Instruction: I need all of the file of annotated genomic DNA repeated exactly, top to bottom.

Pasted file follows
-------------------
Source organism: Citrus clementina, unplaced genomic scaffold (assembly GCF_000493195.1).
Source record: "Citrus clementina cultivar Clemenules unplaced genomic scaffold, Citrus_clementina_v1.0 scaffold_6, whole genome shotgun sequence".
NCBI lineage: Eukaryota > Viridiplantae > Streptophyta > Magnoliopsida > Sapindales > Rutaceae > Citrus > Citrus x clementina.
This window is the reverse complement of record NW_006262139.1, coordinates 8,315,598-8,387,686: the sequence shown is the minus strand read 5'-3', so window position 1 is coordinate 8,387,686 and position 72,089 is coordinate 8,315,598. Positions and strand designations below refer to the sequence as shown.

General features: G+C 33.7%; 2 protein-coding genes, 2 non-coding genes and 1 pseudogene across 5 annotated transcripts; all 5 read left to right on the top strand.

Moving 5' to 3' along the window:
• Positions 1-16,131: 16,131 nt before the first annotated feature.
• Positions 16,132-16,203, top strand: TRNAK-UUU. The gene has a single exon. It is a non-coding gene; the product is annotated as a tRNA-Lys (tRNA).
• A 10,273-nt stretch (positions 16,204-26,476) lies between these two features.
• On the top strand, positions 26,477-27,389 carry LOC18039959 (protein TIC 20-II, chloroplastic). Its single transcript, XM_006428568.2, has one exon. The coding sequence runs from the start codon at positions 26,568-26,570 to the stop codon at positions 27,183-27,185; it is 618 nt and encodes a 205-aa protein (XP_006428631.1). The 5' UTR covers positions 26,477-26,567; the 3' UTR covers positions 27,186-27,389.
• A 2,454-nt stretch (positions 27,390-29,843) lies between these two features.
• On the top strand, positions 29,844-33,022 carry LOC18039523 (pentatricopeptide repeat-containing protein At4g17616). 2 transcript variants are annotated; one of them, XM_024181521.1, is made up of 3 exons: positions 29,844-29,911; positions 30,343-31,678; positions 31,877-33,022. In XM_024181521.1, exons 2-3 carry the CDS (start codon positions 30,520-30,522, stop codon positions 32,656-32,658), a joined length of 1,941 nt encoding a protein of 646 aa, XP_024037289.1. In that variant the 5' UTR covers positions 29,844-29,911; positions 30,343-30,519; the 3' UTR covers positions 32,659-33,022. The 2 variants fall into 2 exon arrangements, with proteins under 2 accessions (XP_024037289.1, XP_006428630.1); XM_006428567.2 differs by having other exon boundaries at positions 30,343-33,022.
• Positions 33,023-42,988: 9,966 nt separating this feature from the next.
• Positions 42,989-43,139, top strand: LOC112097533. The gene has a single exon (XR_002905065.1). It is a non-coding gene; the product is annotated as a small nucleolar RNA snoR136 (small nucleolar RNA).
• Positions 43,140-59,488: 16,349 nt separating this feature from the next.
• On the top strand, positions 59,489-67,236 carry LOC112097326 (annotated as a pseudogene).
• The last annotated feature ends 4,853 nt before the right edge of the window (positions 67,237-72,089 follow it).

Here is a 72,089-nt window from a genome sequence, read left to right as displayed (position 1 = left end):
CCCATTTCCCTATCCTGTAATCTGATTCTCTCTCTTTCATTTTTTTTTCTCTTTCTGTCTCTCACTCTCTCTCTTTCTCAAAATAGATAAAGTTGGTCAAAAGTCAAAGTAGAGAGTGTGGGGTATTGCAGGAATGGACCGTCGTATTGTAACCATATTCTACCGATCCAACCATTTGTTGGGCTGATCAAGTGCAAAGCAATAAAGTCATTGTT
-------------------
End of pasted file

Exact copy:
Source organism: Citrus clementina, unplaced genomic scaffold (assembly GCF_000493195.1).
Source record: "Citrus clementina cultivar Clemenules unplaced genomic scaffold, Citrus_clementina_v1.0 scaffold_6, whole genome shotgun sequence".
NCBI lineage: Eukaryota > Viridiplantae > Streptophyta > Magnoliopsida > Sapindales > Rutaceae > Citrus > Citrus x clementina.
This window is the reverse complement of record NW_006262139.1, coordinates 8,315,598-8,387,686: the sequence shown is the minus strand read 5'-3', so window position 1 is coordinate 8,387,686 and position 72,089 is coordinate 8,315,598. Positions and strand designations below refer to the sequence as shown.

General features: G+C 33.7%; 2 protein-coding genes, 2 non-coding genes and 1 pseudogene across 5 annotated transcripts; all 5 read left to right on the top strand.

Moving 5' to 3' along the window:
• Positions 1-16,131: 16,131 nt before the first annotated feature.
• Positions 16,132-16,203, top strand: TRNAK-UUU. The gene has a single exon. It is a non-coding gene; the product is annotated as a tRNA-Lys (tRNA).
• A 10,273-nt stretch (positions 16,204-26,476) lies between these two features.
• On the top strand, positions 26,477-27,389 carry LOC18039959 (protein TIC 20-II, chloroplastic). Its single transcript, XM_006428568.2, has one exon. The coding sequence runs from the start codon at positions 26,568-26,570 to the stop codon at positions 27,183-27,185; it is 618 nt and encodes a 205-aa protein (XP_006428631.1). The 5' UTR covers positions 26,477-26,567; the 3' UTR covers positions 27,186-27,389.
• A 2,454-nt stretch (positions 27,390-29,843) lies between these two features.
• On the top strand, positions 29,844-33,022 carry LOC18039523 (pentatricopeptide repeat-containing protein At4g17616). 2 transcript variants are annotated; one of them, XM_024181521.1, is made up of 3 exons: positions 29,844-29,911; positions 30,343-31,678; positions 31,877-33,022. In XM_024181521.1, exons 2-3 carry the CDS (start codon positions 30,520-30,522, stop codon positions 32,656-32,658), a joined length of 1,941 nt encoding a protein of 646 aa, XP_024037289.1. In that variant the 5' UTR covers positions 29,844-29,911; positions 30,343-30,519; the 3' UTR covers positions 32,659-33,022. The 2 variants fall into 2 exon arrangements, with proteins under 2 accessions (XP_024037289.1, XP_006428630.1); XM_006428567.2 differs by having other exon boundaries at positions 30,343-33,022.
• Positions 33,023-42,988: 9,966 nt separating this feature from the next.
• Positions 42,989-43,139, top strand: LOC112097533. The gene has a single exon (XR_002905065.1). It is a non-coding gene; the product is annotated as a small nucleolar RNA snoR136 (small nucleolar RNA).
• Positions 43,140-59,488: 16,349 nt separating this feature from the next.
• On the top strand, positions 59,489-67,236 carry LOC112097326 (annotated as a pseudogene).
• The last annotated feature ends 4,853 nt before the right edge of the window (positions 67,237-72,089 follow it).

Here is a 72,089-nt window from a genome sequence, read left to right as displayed (position 1 = left end):
CCCATTTCCCTATCCTGTAATCTGATTCTCTCTCTTTCATTTTTTTTTCTCTTTCTGTCTCTCACTCTCTCTCTTTCTCAAAATAGATAAAGTTGGTCAAAAGTCAAAGTAGAGAGTGTGGGGTATTGCAGGAATGGACCGTCGTATTGTAACCATATTCTACCGATCCAACCATTTGTTGGGCTGATCAAGTGCAAAGCAATAAAGTCATTGTT